About the Town of Bedford
In 1781, Bedford County was split to make Campbell County and the village of New London lost the title of county seat. A new location had to be found for this purpose and the village of Liberty was founded in 1782. (1) Liberty remained a village until becoming a town in 1839. As a result of a devastating fire in the late 1880's, the citizens of Liberty undertook a massive revitalization campaign. The town was renamed to "Bedford City" in 1890, and along with the name change came economic prosperity in the form of improved rail service, textile, furniture manufacturing, and electrification of the City. Numerous new buildings and subdivisions were built, and the City created its own electric utility.
Bedford City continued to gain prestige as the agricultural, commercial, industrial and administrative center for the area, and it attracted several college preparatory schools during the late 1890's and early 1900's: Belmont Seminary, Jeter Institute, Randolph Macon Academy, and Virginia Business College. Not only did the opening of the schools bring new students into town, it also made the "Liberty Improvement" (one of the several subdivisions of Victorian-era middle-class homes built during the expansion) a perfect location for the school teachers. These homes can be seen today in the area around Avenel House.
Although the expansion was short-lived, Bedford City continued to be an agricultural and manufacturing center for many years to come, and evolved into a typical American small town. Bedford City was also home to some of the brave soldiers that fought at the D-Day Invasion; known as the "Bedford Boys", these men served with Company A, 116th Infantry, and lost the most soldiers of any town during the invasion. Their sacrifice was immortalized in the 2008 film "The Town They Left Behind".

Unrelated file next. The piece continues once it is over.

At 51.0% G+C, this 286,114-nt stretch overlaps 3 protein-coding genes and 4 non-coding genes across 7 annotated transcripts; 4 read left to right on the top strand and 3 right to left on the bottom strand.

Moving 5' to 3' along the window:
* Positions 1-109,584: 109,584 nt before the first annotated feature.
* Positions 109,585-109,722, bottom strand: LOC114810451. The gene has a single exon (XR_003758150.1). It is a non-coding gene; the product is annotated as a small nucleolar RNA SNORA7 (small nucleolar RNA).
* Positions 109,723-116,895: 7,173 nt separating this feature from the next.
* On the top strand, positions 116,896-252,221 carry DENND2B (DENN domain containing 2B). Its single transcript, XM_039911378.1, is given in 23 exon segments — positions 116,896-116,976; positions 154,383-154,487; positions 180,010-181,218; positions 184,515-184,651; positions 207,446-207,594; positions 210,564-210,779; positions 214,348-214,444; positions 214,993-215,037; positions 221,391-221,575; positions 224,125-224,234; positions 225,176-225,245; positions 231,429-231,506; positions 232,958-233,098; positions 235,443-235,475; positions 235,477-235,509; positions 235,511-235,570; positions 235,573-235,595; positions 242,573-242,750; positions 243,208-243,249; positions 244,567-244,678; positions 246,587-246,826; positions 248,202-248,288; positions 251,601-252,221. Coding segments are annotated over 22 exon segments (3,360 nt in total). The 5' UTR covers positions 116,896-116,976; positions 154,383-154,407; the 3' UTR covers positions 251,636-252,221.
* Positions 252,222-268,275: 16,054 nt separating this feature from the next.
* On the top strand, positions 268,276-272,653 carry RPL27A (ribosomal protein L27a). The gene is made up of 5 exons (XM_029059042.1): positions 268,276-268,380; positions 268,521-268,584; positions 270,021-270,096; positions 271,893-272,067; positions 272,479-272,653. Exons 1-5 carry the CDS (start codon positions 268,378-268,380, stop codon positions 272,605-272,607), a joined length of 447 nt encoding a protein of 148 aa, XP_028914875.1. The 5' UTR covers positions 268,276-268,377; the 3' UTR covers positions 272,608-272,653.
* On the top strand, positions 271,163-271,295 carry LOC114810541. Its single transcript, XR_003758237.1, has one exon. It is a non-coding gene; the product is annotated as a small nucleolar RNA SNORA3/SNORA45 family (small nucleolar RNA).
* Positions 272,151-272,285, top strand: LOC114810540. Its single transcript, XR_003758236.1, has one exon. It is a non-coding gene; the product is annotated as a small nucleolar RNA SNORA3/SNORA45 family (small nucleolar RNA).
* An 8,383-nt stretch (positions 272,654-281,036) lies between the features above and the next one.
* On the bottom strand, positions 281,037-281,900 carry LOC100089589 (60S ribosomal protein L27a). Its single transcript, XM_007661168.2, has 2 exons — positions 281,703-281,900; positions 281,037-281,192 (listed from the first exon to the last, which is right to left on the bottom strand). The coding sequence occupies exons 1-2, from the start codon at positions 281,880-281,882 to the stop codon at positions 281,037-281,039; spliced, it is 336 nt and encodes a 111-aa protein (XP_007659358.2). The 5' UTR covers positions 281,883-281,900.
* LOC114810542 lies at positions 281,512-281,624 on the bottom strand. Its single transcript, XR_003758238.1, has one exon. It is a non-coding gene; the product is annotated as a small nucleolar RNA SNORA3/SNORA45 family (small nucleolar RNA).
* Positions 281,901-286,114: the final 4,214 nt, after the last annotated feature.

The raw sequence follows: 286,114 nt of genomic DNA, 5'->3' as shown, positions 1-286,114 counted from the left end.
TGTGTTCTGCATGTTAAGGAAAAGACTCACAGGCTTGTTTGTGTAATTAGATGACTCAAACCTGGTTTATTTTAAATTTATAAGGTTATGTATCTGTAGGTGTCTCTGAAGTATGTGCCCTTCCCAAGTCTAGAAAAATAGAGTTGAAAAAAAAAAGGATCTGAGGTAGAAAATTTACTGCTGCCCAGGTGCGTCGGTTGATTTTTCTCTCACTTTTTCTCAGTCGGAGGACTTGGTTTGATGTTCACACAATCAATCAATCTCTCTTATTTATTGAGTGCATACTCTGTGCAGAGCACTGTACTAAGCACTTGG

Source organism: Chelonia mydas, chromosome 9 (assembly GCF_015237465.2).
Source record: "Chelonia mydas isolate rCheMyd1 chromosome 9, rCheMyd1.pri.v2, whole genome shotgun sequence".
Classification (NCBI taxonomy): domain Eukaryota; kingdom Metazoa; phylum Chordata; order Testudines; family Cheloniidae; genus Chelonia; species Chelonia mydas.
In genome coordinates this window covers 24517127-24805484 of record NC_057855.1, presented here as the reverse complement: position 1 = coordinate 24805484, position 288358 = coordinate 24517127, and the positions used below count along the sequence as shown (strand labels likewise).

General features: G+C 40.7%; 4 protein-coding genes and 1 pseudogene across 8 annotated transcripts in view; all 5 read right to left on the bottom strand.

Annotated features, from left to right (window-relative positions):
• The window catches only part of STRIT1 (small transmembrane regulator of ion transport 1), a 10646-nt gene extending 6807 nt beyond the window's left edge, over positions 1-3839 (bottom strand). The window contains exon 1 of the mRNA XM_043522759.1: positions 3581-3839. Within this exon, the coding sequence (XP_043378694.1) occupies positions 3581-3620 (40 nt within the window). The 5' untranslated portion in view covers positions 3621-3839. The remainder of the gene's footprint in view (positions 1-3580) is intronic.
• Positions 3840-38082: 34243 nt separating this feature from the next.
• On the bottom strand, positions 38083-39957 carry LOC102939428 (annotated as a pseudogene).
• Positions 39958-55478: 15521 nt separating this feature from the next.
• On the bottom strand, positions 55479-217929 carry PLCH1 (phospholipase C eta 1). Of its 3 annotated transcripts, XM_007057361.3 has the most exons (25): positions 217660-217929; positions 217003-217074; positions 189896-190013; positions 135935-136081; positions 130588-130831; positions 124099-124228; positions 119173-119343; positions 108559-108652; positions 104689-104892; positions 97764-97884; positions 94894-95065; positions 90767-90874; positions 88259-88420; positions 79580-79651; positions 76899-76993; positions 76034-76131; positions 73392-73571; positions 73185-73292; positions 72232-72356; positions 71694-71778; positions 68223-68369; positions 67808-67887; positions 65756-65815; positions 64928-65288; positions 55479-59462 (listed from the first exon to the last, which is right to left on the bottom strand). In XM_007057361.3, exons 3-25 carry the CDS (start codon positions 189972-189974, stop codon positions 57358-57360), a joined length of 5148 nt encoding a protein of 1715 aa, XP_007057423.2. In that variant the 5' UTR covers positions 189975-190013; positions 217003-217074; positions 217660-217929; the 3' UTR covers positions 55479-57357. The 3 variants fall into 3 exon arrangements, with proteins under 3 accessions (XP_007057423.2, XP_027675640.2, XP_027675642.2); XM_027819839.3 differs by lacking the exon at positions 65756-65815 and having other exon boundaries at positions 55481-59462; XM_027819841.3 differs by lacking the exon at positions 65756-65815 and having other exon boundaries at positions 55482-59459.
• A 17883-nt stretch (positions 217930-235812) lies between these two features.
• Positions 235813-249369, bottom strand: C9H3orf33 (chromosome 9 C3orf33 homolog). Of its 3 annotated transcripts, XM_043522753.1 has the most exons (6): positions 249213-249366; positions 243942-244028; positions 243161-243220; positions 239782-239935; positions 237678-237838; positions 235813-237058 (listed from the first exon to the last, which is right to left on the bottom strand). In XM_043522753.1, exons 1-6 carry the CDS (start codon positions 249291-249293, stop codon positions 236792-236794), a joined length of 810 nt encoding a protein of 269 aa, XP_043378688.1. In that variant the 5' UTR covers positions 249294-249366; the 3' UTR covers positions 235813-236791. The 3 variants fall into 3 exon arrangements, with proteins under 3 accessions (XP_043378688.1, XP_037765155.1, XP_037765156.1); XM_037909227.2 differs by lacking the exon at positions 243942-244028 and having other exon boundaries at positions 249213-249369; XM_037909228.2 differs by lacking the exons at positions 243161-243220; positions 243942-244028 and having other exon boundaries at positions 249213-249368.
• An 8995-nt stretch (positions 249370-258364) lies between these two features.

The Town of Bedford is centrally located between the metropolitan areas of Roanoke and Lynchburg (25 miles from each), and is only 178 miles from Washington D.C. The population is 6,299 (per the 2000 census) and the town spans an area of 6.81 square miles. For more statistics on the Town of Bedford, please click HERE
Resting at the foot of the Peaks of Otter in the heart of Virginia's Blue Ridge Mountains, and only 9 miles from the Parkway, the Town of Bedford is surrounded by some of the most beautiful scenery in Central Virginia, and has a moderate climate. The town is home to several historic landmarks, including the National D-Day Memorial, the Elks National Home, and the Avenel Plantation. Nearby, visitors have a wide range of attractions: Thomas Jefferson's Poplar Forest, Smith Mountain Lake, the Blue Ridge Parkway and the Peaks of Otter, and the Sedalia Center for the Arts. There are a dozen wineries within a short drive out of the town, and plenty of antiques, horseback riding, hunting, fishing, and other outdoor sports, making the Town of Bedford the perfect "home base" for a visit to the area. Please visit our "Links" section for more information on places to visit in our area.
The town operates under a Town Manager with the Town Council as the governing body. Under this form of government, the elected governing body is responsible for establishing policy, passing ordinances, voting appropriations, and developing an overall vision for the town. The Council appoints a Town Manager to oversee the daily operations of the town government and implement the policies they establish.
The Town Council is composed of elected members from whom a mayor and vice-mayor are selected. There are seven members of the Town Council, each elected for a four-year term. For more information regarding the Town Manager and Town Council, please visit our Administration page by clicking HERE.
Search Bedford Town Homes for Sale
Today's Market Trends for Bedford Town *
* All data pertains to single-family homes